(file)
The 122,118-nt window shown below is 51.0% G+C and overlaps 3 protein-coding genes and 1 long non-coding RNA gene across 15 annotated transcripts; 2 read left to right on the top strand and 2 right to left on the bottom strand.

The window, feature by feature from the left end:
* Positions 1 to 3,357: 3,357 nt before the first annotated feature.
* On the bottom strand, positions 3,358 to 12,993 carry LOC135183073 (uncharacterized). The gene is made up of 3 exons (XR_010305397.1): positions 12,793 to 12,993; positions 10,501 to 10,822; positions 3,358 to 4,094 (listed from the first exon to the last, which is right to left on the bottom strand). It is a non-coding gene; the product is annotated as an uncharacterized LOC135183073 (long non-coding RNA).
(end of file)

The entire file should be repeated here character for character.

The 122,118-nt window shown below is 51.0% G+C and overlaps 3 protein-coding genes and 1 long non-coding RNA gene across 15 annotated transcripts; 2 read left to right on the top strand and 2 right to left on the bottom strand.

The window, feature by feature from the left end:
* Positions 1 to 3,357: 3,357 nt before the first annotated feature.
* On the bottom strand, positions 3,358 to 12,993 carry LOC135183073 (uncharacterized). The gene is made up of 3 exons (XR_010305397.1): positions 12,793 to 12,993; positions 10,501 to 10,822; positions 3,358 to 4,094 (listed from the first exon to the last, which is right to left on the bottom strand). It is a non-coding gene; the product is annotated as an uncharacterized LOC135183073 (long non-coding RNA).